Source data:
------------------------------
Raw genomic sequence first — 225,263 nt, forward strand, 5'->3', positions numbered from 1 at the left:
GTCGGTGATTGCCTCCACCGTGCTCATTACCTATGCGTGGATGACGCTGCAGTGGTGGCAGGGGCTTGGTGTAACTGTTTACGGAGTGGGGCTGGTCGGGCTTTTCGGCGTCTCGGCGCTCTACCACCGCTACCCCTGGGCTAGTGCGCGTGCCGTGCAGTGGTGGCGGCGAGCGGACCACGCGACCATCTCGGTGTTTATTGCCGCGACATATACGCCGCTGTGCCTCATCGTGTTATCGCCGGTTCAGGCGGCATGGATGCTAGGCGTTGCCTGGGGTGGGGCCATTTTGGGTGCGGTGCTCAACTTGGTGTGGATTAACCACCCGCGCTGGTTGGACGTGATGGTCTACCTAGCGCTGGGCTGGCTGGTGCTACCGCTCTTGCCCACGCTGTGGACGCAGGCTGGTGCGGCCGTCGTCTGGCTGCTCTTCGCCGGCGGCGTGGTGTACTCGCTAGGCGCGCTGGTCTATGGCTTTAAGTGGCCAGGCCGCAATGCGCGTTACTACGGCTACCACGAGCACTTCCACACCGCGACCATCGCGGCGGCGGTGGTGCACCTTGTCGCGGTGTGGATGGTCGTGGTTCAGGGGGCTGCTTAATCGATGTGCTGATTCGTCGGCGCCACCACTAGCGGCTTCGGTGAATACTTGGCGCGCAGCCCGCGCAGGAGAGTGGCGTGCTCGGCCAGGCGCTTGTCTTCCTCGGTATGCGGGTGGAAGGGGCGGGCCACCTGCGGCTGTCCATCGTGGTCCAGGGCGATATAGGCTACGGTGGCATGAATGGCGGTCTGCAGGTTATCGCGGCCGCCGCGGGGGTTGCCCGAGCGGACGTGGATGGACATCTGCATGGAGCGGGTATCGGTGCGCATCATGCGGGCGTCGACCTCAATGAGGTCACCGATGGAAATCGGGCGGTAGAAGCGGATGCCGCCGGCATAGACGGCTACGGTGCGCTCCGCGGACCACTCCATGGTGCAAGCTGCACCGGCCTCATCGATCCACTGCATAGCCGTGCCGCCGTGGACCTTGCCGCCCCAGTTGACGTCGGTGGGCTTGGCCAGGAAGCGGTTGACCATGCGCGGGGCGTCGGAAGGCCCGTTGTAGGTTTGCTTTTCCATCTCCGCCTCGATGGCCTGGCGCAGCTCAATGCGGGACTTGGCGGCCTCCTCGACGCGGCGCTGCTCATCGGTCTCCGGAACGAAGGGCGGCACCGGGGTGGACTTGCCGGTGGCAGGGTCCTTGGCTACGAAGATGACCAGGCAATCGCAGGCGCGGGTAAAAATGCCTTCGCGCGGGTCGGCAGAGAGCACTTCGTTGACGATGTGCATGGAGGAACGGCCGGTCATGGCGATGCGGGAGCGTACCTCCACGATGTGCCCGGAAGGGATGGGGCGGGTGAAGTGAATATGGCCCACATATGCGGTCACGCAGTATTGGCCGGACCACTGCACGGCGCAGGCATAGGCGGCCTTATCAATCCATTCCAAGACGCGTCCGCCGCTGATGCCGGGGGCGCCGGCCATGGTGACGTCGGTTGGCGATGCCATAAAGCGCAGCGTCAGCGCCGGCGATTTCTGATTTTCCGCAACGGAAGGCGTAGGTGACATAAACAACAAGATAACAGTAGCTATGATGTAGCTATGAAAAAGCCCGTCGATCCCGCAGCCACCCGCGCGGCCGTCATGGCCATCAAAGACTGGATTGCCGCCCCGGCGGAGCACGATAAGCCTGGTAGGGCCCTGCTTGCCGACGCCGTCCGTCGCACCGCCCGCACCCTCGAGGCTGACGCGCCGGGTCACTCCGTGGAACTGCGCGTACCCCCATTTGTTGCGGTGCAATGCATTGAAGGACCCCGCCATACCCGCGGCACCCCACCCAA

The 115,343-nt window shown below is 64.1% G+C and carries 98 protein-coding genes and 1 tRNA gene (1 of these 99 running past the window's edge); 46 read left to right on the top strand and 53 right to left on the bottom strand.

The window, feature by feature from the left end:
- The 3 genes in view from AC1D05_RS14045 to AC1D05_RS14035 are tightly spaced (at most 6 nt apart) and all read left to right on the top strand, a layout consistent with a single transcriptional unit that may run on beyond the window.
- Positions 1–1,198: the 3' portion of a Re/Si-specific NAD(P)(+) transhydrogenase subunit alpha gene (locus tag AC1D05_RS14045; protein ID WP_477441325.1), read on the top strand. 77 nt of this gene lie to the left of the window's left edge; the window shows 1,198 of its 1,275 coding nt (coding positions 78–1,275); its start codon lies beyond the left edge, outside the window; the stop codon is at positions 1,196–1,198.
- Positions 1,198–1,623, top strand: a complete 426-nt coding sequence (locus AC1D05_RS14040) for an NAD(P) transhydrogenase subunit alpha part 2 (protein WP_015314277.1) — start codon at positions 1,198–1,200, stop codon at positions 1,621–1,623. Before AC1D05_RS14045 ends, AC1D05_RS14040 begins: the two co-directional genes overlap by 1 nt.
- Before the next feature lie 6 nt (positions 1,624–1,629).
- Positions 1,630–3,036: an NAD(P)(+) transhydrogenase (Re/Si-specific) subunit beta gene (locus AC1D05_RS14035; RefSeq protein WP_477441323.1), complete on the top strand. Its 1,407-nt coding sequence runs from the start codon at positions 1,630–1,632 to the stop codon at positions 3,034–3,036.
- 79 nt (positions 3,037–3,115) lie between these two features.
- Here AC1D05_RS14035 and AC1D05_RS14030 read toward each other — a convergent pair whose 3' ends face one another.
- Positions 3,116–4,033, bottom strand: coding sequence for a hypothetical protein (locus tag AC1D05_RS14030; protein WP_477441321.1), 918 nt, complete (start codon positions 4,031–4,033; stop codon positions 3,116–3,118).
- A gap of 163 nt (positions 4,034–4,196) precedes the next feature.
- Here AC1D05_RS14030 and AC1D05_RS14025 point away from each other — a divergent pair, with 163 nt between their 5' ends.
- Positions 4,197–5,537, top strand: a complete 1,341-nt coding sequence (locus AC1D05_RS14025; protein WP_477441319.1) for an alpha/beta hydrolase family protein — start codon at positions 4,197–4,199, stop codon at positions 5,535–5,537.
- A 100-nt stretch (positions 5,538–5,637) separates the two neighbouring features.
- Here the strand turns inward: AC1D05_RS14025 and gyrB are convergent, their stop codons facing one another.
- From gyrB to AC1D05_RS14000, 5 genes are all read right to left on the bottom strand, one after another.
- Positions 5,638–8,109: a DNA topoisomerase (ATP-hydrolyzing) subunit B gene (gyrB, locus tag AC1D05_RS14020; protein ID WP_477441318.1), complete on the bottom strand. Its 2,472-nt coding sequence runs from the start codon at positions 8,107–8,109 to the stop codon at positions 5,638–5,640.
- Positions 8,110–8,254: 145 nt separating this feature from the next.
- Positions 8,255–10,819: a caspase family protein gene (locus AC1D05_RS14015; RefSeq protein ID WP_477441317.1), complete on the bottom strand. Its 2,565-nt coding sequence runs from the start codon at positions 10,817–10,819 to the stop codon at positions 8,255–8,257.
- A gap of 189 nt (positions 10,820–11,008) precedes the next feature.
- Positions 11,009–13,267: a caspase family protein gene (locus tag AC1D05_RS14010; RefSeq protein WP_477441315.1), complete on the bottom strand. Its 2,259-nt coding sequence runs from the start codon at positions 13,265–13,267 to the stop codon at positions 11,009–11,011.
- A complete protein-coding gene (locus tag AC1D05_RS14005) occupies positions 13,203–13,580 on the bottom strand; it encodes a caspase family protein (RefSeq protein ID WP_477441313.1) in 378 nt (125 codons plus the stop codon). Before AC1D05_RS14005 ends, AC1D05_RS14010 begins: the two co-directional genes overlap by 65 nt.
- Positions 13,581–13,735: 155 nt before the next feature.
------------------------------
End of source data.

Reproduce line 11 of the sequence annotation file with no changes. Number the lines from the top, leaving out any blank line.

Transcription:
- Here AC1D05_RS14035 and AC1D05_RS14030 read toward each other — a convergent pair whose 3' ends face one another.